The 2015 edition of NFPA 70E®, Electrical Safety in the Workplace®, is scheduled for release by the NFPA Standards Council at its meeting in August. Users of the standard eagerly await this new edition, which represents the next step in protecting workers against dangerous shock and arc-flash accidents.
One way to protect workers is through the use of the proper level of personal protective equipment (PPE). Since the 2000 edition of NFPA 70E, one of the methods to determine the appropriate level and use of PPE has been the standard’s hazard/risk category classifications, commonly referred to as the “table method” or “task tables.” As those terms suggest, these tables are task-based and enable workers to easily select the proper level of PPE based on the type of electrical equipment in question, along with the specific parameters associated with the electrical supply and the operation characteristics of the circuit protective device. Thousands of electricians and maintenance personnel have successfully used these tables to select PPE for protection against electrical shock and arc-flash hazards.
The task tables are limited in application based on specific electrical supply system characteristics. Since the tables were first included in the standard, some members of the 70E committee have been concerned that users would fail to recognize these limitations and apply the table method to systems where the arc-flash hazard exceeds the level covered by the tables. Reformatting of the information in the 2015 version addresses this concern by more clearly identifying the specific system parameters and arc-flash boundaries.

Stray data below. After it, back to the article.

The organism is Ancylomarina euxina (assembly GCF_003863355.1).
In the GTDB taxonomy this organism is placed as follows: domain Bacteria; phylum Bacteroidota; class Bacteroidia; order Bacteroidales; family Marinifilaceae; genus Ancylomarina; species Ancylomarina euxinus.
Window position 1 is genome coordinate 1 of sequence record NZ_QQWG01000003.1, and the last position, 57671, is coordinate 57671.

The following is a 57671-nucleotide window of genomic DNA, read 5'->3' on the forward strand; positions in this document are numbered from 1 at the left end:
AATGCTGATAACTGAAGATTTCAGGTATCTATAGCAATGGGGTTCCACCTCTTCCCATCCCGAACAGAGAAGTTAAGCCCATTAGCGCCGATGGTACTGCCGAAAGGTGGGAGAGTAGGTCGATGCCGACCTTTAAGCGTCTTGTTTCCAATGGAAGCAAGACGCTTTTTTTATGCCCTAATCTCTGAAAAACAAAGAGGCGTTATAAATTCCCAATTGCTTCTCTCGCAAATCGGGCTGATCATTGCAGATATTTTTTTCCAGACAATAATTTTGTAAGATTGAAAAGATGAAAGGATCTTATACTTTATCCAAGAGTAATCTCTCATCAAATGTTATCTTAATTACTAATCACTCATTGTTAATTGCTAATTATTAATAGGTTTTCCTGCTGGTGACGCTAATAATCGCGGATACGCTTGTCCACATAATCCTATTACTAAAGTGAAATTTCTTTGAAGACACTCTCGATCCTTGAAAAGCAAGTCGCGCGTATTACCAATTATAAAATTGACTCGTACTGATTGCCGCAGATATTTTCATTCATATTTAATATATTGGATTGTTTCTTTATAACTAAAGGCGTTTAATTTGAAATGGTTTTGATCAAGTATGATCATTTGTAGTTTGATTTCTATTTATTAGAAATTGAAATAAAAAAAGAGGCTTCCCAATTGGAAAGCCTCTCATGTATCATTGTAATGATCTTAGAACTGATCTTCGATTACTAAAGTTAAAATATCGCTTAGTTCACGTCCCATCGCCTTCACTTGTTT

To provide a more objective assessment of the arc-flash hazard associated with a specific electrical task, the task tables have undergone some significant changes. First, a new title—“Arc-Flash Hazard Identification for Alternating Current (ac) and Direct Current (dc) Systems”—reflects that the table information is only for use in selecting PPE for arc-flash protection. As part of this remake, the information on the use of rubber insulating gloves and insulated tools for shock protection is no longer specified in this table but is found elsewhere within the document.
Another change is that the tables now cover more dc tasks. Expanding on the inclusion of information covering dc shock and arc-flash protection in the 2012 edition, specific tasks associated with batteries and dc utilization equipment have been added. These additions are needed to keep pace with the rapidly expanding use of dc energy storage, distribution, and utilization equipment.
The third and perhaps most significant change related to the use of the tables is the way that the tasks are presented. Instead of assigning a hazard/risk designation based on the task, type of equipment, and electrical system and protection characteristics, the task table now simply states whether there is an arc-flash hazard with a “yes” or “no.” If the answer is yes, PPE will be required and the category of PPE will be specified in another table based on the type of equipment and the electrical system and protection characteristics. The description of the type of PPE required based on the designated category will be presented in the same format as it was in the 2012 edition with the noticeable deletion of “Category 0.”
These changes simplify the process of assessing risk and determining the proper PPE. In the new edition of the standard, there is either an arc-flash hazard or there isn’t, and if there is, the tables indicate the necessary level of PPE. If the specific task is not covered in the table or if the electrical system limitations are exceeded, the incident energy analysis (calculation) method must be used to determine if PPE is needed and what the appropriate level should be.